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Enhancing Access to Services for Migrants in the Context of COVID-19 Preparedness, Prevention, and Response and Beyond


Enhancing Access to Services for Migrants in the Context of COVID-19 Preparedness, Prevention, and Response and Beyond

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The impact of COVID-19 has highlighted the importance of ensuring access to services for all.  Whether as a means to ensure we protect our societies against the virus; or to uphold universal rights, COVID-19 demands a truly inclusive response.

Today, the UN Network on Migration is launching a policy brief advocating for enhanced access to services for migrants in the context of COVID-19 preparedness, prevention, and response, building on the commitments States undertook in the Global Compact for Safe, Orderly and Regular Migration.  It also provides practical guidance for States and other stakeholders on an improved common understanding of safe and inclusive access to services for migrants.

COVID-19 has taken lives, devastated economies, and upended relationships.  It threatens a new normal fraught with fear and uncertainty. But it has also allowed us to take stock of the interconnected nature of our shared humanity and provide impetus for nations and communities to build back stronger. We draw inspiration from the multitude of essential workers and service providers – many of whom are migrants or of migrant origins –on the frontlines of COVID-19 preparedness, prevention and responses.  These people show that we can work better together in facing common challenges.  We have learnt, too, that exclusion – whether by design or default – makes not just those excluded more vulnerable to the pandemic, but inhibits our collective ability both to defeat it and emerge stronger. This cannot be allowed to continue.

The recommendations set out in this new policy brief emphasize the practical and principled importance of ensuring inclusive, people-centred approaches that leave no one behind. It emphasises the importance of – and how best to – work better together across sectors – including health, immigration, finance, education, labour and other ministries – across government, with local authorities, civil society and other stakeholders. 

The key recommendations from the brief focus on the following actions/ measures:

  • Inclusive access to essential lifesaving health services and continuity of care
  • Prevention and support to victims of sexual and gender-based violence (GBV)
  • Access to accurate and timely information, conducting risk communications and strengthening community participation and engagement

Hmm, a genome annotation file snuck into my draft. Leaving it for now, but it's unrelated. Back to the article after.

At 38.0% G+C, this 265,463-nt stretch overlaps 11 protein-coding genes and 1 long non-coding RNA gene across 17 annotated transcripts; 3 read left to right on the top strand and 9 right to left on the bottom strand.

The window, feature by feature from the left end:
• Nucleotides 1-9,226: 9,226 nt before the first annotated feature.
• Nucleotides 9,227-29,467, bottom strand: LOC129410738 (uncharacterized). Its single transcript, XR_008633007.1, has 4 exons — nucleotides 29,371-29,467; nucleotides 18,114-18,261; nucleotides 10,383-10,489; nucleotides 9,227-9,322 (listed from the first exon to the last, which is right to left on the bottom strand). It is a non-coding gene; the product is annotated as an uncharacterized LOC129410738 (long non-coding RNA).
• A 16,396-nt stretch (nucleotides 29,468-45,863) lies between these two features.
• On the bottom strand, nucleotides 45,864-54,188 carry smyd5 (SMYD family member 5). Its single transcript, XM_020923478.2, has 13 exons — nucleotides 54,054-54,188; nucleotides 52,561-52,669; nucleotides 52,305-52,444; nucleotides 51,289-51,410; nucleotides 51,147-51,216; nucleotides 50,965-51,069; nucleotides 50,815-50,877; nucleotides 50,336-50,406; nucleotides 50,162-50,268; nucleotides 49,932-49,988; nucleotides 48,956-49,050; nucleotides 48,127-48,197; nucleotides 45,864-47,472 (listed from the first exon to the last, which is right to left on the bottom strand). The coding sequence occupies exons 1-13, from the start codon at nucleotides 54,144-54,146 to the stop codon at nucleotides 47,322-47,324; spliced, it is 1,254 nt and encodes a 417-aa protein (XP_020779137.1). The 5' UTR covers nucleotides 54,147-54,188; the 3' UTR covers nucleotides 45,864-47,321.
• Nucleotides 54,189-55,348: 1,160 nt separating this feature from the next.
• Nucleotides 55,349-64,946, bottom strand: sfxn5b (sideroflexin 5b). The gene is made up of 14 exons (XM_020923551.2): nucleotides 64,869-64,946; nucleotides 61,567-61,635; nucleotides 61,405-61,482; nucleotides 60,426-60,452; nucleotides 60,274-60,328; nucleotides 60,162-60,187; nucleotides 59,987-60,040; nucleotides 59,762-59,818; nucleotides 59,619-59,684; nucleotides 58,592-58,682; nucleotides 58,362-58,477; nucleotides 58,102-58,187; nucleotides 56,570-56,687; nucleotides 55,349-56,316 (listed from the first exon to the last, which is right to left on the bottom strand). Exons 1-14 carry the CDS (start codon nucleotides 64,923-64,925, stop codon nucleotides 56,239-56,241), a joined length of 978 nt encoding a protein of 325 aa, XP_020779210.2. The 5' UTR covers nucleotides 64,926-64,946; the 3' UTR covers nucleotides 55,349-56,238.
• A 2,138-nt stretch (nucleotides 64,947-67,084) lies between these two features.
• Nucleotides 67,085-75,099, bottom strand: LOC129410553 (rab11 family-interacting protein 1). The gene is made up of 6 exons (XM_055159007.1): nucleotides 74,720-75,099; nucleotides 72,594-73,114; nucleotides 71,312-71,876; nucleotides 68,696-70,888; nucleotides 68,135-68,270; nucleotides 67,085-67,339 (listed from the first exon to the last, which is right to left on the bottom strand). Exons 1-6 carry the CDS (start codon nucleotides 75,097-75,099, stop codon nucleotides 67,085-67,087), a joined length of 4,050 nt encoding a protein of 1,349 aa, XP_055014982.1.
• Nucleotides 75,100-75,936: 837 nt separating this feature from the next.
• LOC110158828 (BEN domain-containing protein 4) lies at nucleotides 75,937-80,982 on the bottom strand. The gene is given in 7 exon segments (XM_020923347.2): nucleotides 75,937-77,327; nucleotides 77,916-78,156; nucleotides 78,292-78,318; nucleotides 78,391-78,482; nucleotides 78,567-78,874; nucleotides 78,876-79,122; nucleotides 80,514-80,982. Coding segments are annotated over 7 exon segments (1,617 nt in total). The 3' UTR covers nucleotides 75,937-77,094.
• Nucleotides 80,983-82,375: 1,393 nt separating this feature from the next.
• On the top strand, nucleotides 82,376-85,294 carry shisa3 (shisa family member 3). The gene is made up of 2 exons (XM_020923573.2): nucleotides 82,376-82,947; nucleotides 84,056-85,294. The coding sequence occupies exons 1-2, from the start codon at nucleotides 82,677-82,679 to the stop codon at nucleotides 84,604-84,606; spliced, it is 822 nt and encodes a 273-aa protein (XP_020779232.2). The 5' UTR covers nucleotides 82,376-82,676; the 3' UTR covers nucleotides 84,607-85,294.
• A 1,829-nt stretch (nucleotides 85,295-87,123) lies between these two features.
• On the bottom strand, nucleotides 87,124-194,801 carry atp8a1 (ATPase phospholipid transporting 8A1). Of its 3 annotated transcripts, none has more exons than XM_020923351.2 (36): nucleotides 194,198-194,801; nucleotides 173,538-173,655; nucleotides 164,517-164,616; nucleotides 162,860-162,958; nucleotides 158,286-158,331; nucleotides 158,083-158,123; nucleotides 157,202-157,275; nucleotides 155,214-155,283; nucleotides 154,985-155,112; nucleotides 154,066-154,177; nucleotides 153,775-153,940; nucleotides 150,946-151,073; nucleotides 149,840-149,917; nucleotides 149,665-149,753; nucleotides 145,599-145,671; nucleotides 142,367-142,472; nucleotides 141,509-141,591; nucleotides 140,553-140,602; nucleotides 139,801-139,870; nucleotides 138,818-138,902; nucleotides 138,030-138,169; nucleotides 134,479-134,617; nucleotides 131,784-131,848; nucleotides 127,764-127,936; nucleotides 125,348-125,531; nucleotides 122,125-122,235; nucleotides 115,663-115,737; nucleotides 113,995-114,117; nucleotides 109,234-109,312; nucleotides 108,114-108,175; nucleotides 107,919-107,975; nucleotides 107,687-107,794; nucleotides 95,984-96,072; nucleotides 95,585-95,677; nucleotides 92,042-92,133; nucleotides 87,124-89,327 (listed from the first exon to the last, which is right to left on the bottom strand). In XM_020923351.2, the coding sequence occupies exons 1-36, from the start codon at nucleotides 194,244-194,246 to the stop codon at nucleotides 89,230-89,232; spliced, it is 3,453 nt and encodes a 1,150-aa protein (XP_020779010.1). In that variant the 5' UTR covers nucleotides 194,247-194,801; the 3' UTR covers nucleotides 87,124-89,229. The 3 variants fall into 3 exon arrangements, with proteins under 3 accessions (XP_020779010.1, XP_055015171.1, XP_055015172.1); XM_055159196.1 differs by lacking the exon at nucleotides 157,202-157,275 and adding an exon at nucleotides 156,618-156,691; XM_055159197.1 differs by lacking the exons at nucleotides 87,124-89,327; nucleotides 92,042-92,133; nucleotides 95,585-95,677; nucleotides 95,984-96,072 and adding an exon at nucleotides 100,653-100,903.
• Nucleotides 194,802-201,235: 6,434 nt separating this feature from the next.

• Access to child protection services for migrant children
  • Sustained learning for children and adolescents including on-job and skilled training
  • Access to adequate housing and shelter
  • Continuity and quality of water, sanitation and hygiene services (WASH)
  • Essential food and nutrition services
  • Scaled up and expanded resilient and pro-poor social protection systems
  • Decent work and reinforced protection, occupational health and safety measures for migrant workers

The brief makes the case for responses, plans and policies that are evidence-based, age- and genderresponsive, and which facilitate affordable and non-discriminatory access to services, and include targeted measures ensuring safeguards of migrants’ entitlements and fundamental rights at work.  It is aligned with the recently published Secretary-General’s Policy Guidance on COVID-19 and People on the Move, the Global Compact for Safe, Orderly and Regular Migration, the UN Framework for the immediate socio-economic response to COVID-19, the universal health coverage principles, and the WHO global framework and action plan promoting the health of refugee and migrants.

This brief is developed by the Working Group on Access to Services of the UN Network on Migration under the co-leadership of WHO and UN-Habitat, with support and contributions from its members including FAO, ILO, IOM, OHCHR, UNAIDS, UNDP, UNFPA, UNICEF, UNHCR, UN Women, Caritas on behalf of the Initiative for Child Rights, IFRC, PICUM, PSI and UCLG.


The United Nations Network on Migration was established to ensure effective, timely and coordinated system-wide support to Member States in their implementation, follow up and review of the Global Compact for Safe, Orderly and Regular Migration. The Working Group on Access to Services is one of six thematic working groups established under the Network, tasked with developing an improved common understanding of safe and inclusive access to services for migrants. While the Network’s mandate is limited to migration and provides the context in which this policy brief has been written, the Network calls on States to also implement these recommendations where they apply to refugees and asylum-seekers and to protect the human rights and health of everyone equally, regardless of migration status

*References to Kosovo shall be understood to be in the context of United Nations Security Council resolution 1244 (1999).